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Ryu leads Women's Australian Open

U.S. Women's Open champion So Yeon Ryu shot a 4-under 69 on Friday to take a one-stroke lead over fellow South Korean player Hee Kyung Seo in the LPGA Tour's season-opening Women's Australian Open.

Ryu, a playoff winner over Hee in July at the Broadmoor in Colorado Springs, Colo., had a 6-under 140 total on Royal Melbourne's Composite Course, the 2011 Presidents Cup venue that is hosting a women's professional event for the first time.

"Today, my plan was always just par," Ryu said. "This course is really tough."

Seo shot a 66, the best score in the first two days of the tournament also sanctioned by Australian Ladies Professional Golf and the Ladies European Tour. She had nine birdies and two bogeys.

"I was trying not to be afraid of the course," Seo said. "Sometimes when I play this kind of course, I am afraid too much about the course and can't play my game and can't make my own swing. But today I was thinking about routine process and coming on the target and that worked really good."

American Stacy Lewis, the Kraft Nabisco winner, birdied Nos. 12 and 13 to take the lead at 7 under, but followed with a triple-bogey 7 on No. 14 and bogeys on Nos. 15 and 16. She eagled the par-5 17th and closed with a par for a 73 to finish at 4 under.

American Jessica Korda, England's Melissa Reid and Paraguay's Julieta Granada also were 4 under. Korda had a 70. Her father, Petr Korda, won the 1998 Australian Open tennis title. Reid shot a 71, and Granada had a 72.

Ryu and Seo were the only players to break 70 Friday after Lewis and Sarah Kemp topped the leaderboard Thursday at 69. Only nine players were under par after 36 holes, with long-hitting American Brittany Lincicome, Canada's Lorie Kane and Germany's Sandra Gal at 1 under. Seventy-three players at 7 over or better advanced to the weekend.

Ryu works with Australian instructor Ian Triggs.

"He is a coach, but feels like a father," Ryu said.

Triggs has helped her adjust to Royal Melbourne's fast greens.

"Sometimes I lose concentration and he wanted me to feel the putts on the putting green," Ryu said. "I practiced just feeling putts. Sometimes, if I am really nervous, my routine is so fast. I just slowed down and really focused on my ball."

The 22-year-old Ryu tied for second last week in the Australian Ladies Masters at Royal Pines, a stroke behind the Netherlands' Christel Boeljon.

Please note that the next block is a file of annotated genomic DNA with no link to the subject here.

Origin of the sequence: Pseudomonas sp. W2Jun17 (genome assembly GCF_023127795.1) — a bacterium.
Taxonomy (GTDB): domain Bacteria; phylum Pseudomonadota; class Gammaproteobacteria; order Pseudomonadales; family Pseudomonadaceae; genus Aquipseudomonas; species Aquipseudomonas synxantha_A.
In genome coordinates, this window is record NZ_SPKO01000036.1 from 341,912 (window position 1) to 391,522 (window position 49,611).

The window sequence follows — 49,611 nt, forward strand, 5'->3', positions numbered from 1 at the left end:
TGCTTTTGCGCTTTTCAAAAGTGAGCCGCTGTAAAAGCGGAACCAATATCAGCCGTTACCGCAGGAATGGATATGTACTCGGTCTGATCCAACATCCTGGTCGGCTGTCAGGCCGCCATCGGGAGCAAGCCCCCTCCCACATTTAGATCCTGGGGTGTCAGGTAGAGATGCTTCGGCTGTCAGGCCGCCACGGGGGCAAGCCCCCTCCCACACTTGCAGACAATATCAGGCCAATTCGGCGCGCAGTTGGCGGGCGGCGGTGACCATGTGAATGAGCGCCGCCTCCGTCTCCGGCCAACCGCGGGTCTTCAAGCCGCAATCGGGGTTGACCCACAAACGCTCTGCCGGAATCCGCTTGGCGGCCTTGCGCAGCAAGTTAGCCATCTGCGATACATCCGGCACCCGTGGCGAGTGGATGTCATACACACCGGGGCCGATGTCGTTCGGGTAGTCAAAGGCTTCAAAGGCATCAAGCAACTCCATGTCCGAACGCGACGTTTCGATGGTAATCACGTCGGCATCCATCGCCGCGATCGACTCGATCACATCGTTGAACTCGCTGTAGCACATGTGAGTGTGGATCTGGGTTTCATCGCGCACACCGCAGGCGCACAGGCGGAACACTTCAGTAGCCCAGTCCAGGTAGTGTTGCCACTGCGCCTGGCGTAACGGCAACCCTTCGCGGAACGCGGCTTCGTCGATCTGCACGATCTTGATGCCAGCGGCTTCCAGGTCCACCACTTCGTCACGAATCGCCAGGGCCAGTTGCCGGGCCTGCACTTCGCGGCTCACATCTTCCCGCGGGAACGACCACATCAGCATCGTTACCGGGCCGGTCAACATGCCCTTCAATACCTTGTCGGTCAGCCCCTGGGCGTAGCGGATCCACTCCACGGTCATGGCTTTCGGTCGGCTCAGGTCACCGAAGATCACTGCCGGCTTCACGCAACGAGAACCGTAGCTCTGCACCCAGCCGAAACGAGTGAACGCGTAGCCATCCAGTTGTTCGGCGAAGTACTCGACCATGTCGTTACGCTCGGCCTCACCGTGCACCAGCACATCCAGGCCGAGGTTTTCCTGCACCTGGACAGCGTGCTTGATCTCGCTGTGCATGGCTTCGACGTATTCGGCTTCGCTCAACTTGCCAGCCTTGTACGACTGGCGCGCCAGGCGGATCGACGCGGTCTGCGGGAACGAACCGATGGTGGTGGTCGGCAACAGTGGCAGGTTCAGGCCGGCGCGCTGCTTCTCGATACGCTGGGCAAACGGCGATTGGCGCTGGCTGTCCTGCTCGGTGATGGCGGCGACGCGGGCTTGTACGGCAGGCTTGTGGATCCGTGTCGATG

Seo also has a helpful Australian connection in caddie Dean Herden.

"He is not just a caddie for me," Seo said. "He is like a brother, a dad sometimes, a friend. He makes me really comfortable all the time. Sometimes he pushes me hard. Not on the course, but in training. I am very happy and very thankful for him."

Two-time defending champion Yani Tseng was even par after a 76. She had a quadruple-bogey 8 on the seventh hole and bogeyed the next two holes.

"I almost cried," Tseng said. "But no I didn't. I hung in there and I did a good job. ... I'm glad I was able to fight back on the back nine."

On the seventh, the top-ranked Taiwanese star pulled her drive left into an unplayable lie. She took a drop, but was still in the deep grass, and needed three more shots to reach the fairway. She hit her sixth shot onto the green and two-putted.

"My first instinct was to go back to the tee," Tseng said. "I should have decided that way, too, to save a couple shots."

Tseng won the tournament, sanctioned by the LPGA Tour for the first time this year, the last two seasons at Commonwealth Golf Club. She won 12 worldwide titles last year, including major victories in the LPGA Championship and Women's British Open.

American Lexi Thompson, celebrating her 17th birthday, was 2 over after her second 74.

Four-time champion Karrie Webb was 4 over after a 75.

Fourteen-year-old New Zealand amateur Lydia Ko also was 4 over after a 76. She won the New South Wales Open two weeks ago to become the youngest winner of a sanctioned professional tour event.

Second-ranked Suzann Pettersen followed her opening 80 — the second-highest score of her LPGA Tour career — with a 71 to make the cut. Fourth-ranked Cristie Kerr survived the cut on the number at 7 over with rounds of 75 and 78.

Former UCLA star Stephanie Kono had a miserable start to her LPGA Tour career, shooting 78-92. She played her final nine holes in 16-over 52, carding 8s on the par-5 second and par-3 third and a 7 on the par-4 sixth.